This is how I got out
This article is cross-posted from my weekly newsletter, The Sunday Soother, a newsletter about clarity, intention, and useful tips for creating more meaning in your life that goes out every Sunday morning. Subscribe here. I am also a coach who works with sensitive people so they can stop second-guessing, make decisions confidently and live the life they’ve always dreamed of. You can learn more about working with me here.
I was a princess in a tower for most of my life, and I never even knew it.
One day a few weeks ago I was browsing through Medium, as I am wont to do, trying to find a good piece to read amongst the endless lifehack-y articles about how to retrain your brain or why what everything I know about [insert random topic] is wrong.
[you can listen to this essay as audio here]
I found a piece titled “8 Life Lessons I’ve Learned at 40-Something That I Wish I’d Known at 20-Something” and started reading. Normally, I’m a bit skeptical of X things learned by X age (of course, excepting my brilliant compendium of 40 things I learned by 40, I’m totally different, of course), but something about this piece rang true, so I kept reading.
All of the advice in there is good, but the #7 in the list really hit me in the solar plexus: Nobody’s coming to save you from yourself or your life.
Shannon Hilson, the author, writes:
Like a lot of very shy young girls, I spent a lot more time reading books and watching movies than I did having real-life experiences and meaningful interactions with other people. That gave me the impression that my life was eventually going to play out like the stories I loved so much and that I wouldn’t have to do anything special to help it happen.
My life was legitimately hard for me when I was young for lots of reasons, but it never occurred to me to try to rise above it so I’d be able to build myself a better one eventually. Instead, I fantasized about the day someone else would love me enough to do it for me.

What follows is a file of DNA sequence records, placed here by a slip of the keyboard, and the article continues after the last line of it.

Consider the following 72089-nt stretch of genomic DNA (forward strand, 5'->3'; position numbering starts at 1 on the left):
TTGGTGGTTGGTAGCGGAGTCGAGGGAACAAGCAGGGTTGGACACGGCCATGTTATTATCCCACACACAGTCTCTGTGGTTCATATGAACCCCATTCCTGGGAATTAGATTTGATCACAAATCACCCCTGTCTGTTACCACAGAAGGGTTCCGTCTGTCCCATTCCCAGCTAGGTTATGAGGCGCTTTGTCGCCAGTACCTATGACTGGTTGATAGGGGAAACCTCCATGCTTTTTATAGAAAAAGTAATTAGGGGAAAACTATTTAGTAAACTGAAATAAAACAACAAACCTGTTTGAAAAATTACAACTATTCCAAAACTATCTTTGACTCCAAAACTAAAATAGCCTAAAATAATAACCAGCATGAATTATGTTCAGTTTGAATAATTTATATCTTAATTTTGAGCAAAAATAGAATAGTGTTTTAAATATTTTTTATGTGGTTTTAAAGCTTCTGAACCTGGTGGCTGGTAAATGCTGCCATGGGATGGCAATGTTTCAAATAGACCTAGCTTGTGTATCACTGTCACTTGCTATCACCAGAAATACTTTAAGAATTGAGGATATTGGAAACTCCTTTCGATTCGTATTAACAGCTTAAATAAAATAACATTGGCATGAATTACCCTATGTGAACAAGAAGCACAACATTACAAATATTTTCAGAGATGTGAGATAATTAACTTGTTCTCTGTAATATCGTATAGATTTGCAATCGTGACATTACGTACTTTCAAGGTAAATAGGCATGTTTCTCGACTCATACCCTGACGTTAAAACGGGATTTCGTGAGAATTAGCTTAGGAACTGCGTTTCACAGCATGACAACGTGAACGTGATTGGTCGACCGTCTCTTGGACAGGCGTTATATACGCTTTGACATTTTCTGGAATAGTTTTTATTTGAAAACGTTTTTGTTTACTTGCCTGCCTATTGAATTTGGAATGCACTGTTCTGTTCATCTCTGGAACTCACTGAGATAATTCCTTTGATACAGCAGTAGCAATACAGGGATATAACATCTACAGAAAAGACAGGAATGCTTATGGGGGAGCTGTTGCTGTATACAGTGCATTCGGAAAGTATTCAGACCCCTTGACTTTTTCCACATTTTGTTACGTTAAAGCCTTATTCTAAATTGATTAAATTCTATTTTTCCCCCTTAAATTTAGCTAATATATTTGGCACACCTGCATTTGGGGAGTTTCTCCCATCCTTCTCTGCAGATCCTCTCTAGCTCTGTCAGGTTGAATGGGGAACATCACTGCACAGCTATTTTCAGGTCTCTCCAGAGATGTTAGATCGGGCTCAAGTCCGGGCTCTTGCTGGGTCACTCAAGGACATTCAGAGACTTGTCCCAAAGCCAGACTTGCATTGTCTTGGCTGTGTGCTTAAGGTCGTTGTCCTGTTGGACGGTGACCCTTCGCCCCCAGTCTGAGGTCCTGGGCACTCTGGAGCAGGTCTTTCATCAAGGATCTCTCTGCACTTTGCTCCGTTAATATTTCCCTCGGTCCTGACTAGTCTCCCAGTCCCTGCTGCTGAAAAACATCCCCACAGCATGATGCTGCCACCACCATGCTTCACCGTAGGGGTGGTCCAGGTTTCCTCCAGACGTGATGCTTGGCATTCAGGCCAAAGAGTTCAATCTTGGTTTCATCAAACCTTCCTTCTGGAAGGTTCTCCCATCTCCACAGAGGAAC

I thought one day my emotionally unavailable parents would suddenly become different people and want to help me out in life the way my friends’ parents helped them. Or that whenever that perfect partner finally materialized he’d take care of me and provide for me. That way I’d never have to step out of my comfort zone, try anything scary or new, and figure out life for myself.
Hilson goes on to refer to this behavior as “princess-in-a-tower-disease,” and when I read that, I did one of those weird laugh-cringes. Because for most of my life, that was me.
I think if we dismissively refer to women as princesses, we’re condescending about the concepts of focusing on looks, clothing, appearance, being put on a pedestal.
But when I look back on my life as a princess in a tower, it wasn’t that at all.
It may not be so clear now, but I used to be cripplingly shy as a child, timid as a teen, and over-cautious as I grew into my 20s and 30s. I wouldn’t try anything I didn’t already know how to do; I rarely spoke up in work meetings; I only participated in situations and groups where I felt completely comfortable and assured. I constantly second-guessed myself and all I did.
Meanwhile, I dreamed.
I dreamed about the day some literary agent would pluck me out of obscurity and declare my genius to the world. I dreamed about the day some guy I’d been crushing on would magically notice me (though we’d never exchanged words?) and feel mysteriously drawn to me and pursue me. When I had an engagement in my early 30s start to fall apart, I dreamed of somebody coming in and magically repairing the relationship, or, absent that, telling everybody that we had broken up so I wouldn’t have to deal with the fallout. When I began thinking about working for myself and starting a business, I dreamed about a mentor showing up and telling me exactly everything I needed to do to succeed.
And while I was doing all this dreaming, I was also… waiting.
Some of you may recall the stories I’ve told about my life coach training and archetypal narratives, where my coach said I’ve been living life as the Quintessential Librarian, and she encouraged me to try the narrative of the Water Sprite.
Before that, in a different coaching session nearly two years ago, one of my peers and I were practicing the coaching technique with one another. After she heard my stories, my struggles, my way of framing and seeing the world, she returned a few hours later with her narratives for me.
“You’re currently the Princess in a Tower,” she said. “I want you to be Wonder Woman. You’ve been sitting around waiting for somebody to save you. But you don’t realize you can save yourself — and others, too.”
Today, I live by that concept. I still dream, but this time it doesn’t involve other people doing the work for me. I look out the window of the tower, and I plan. I google the steps to start braiding bedsheets, or how to make a ladder. I test it out, gently, apprehensively. I can’t guarantee they’ll hold, but I feel pretty sure. I step my leg over the window.
And then I go.